Iran regime criticized for coronavirus response as Shiite pilgrim ‘shrine licking’ videos emerge

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Several videos have been released in the past week of worshippers licking and kissing shrines at holy sites in the Iranian cities of Qom and Mashhad. (Screenshot/Twitter)
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Another video shows a young boy licking and kissing the door of a shrine while an older man films and encourages the child. (Screenshot/Twitter)
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A medic treats a patient infected with coronavirus at a hospital in Tehran, Iran. (AP)
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Updated 03 March 2020

Iran regime criticized for coronavirus response as Shiite pilgrim ‘shrine licking’ videos emerge

  • Several videos have been released in the past week of worshippers licking and kissing shrines
  • Iran's government refuses to close holy sites amid coronavirus fears

LONDON: The Iranian regime has been accused of endangering the lives of its people by keeping holy sites open amid the country’s coronavirus outbreak after footage of Shiite pilgrims licking and kissing shrines emerged on social media.

Iran has reported more than 1,500 coronavirus cases to date, the highest number in the Middle East, and the official death toll of 66 is the largest outside of China, where the virus emerged in December.

Several videos have been released in the past week of worshippers licking and kissing shrines at holy sites in the Iranian cities of Qom and Mashhad.

The shrines attract millions of pilgrims every year and have remained open despite growing coronavirus concerns in Iran, with thousands touching and kissing them every day.

Iranian journalist Masih Alinejed shared the videos and tweeted that the regime is “endangering the lives of Iranians and the world” by keeping the holy sites open.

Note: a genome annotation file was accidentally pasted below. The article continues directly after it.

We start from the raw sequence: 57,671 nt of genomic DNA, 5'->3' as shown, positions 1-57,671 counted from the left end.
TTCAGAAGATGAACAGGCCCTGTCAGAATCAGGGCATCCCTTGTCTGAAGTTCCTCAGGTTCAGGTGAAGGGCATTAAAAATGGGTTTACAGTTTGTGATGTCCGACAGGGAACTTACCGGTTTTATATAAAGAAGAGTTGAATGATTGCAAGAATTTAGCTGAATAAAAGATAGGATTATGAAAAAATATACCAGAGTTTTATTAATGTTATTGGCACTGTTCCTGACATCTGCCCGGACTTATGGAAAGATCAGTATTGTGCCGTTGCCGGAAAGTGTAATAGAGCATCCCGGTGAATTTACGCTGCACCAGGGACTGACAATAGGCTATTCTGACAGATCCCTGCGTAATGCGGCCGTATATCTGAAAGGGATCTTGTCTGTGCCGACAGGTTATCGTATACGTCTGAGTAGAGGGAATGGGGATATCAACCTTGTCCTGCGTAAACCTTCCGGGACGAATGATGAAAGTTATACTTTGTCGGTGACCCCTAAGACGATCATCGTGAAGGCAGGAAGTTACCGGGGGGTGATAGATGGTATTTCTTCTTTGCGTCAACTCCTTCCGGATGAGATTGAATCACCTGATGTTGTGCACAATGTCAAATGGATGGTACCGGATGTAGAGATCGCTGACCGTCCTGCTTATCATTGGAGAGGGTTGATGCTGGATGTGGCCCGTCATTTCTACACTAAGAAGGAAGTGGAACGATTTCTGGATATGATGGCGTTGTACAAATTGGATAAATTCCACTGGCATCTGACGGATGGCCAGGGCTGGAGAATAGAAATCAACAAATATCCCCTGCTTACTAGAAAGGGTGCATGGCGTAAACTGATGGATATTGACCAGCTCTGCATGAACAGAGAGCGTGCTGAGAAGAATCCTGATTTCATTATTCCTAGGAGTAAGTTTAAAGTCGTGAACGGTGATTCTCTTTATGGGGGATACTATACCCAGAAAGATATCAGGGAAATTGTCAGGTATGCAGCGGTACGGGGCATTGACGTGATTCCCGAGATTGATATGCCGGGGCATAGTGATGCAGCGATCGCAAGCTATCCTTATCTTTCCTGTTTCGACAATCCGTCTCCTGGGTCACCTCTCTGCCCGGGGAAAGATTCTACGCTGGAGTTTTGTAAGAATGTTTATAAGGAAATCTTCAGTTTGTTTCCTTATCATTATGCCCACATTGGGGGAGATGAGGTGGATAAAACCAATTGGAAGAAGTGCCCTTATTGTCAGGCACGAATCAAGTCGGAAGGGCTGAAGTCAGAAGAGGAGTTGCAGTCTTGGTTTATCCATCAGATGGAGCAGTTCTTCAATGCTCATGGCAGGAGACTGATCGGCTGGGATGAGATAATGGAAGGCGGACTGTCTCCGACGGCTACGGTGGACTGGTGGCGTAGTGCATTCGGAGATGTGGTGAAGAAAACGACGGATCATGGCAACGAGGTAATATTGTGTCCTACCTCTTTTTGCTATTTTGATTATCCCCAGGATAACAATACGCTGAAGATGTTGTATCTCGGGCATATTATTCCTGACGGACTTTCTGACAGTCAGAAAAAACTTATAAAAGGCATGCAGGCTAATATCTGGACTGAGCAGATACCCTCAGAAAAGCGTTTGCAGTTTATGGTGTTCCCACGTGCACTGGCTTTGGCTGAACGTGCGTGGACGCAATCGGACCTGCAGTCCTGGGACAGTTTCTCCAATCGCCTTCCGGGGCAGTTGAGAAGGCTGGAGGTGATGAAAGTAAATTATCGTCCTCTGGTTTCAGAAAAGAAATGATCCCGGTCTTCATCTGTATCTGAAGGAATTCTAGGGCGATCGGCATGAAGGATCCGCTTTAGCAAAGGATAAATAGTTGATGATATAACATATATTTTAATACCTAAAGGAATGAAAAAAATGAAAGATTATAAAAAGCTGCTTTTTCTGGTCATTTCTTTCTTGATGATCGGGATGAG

The New York Times reported a teacher from Qom as saying: “The smell of disinfectants has become my nightmare, the city smells like a cemetery, a morgue.”

While Saudi Arabia recently suspended access to Makkah and to the Prophet’s Mosque in Madinah for Umrah pilgrims, religious leaders and the regime in Iran refuse to close or restrict access to its holy sites.

FASTFACT

A plane carrying UN medical experts and aid touched down on Monday in Iran on a mission to help it tackle the world’s second-deadliest outbreak of coronavirus.

The chief of the World Health Organization’s emergencies program, Mike Ryan, said Iran will need help to deal sufficiently with the virus, and health workers in the country have expressed concern that the death toll is much higher than the official figures, the UK’s Metro newspaper reported.

Some doctors and nurses said hospitals in Tehran, Qom and Rasht were overloaded. “Hospitals are full of infected people. We hear about hundreds of deaths,” said a doctor in Tehran who asked to remain anonymous. “We need more hospitals. The death toll will rise.”

President Hassan Rouhani has dismissed the claims and insisted that all necessary precautions are being taken to prevent the spread of the virus.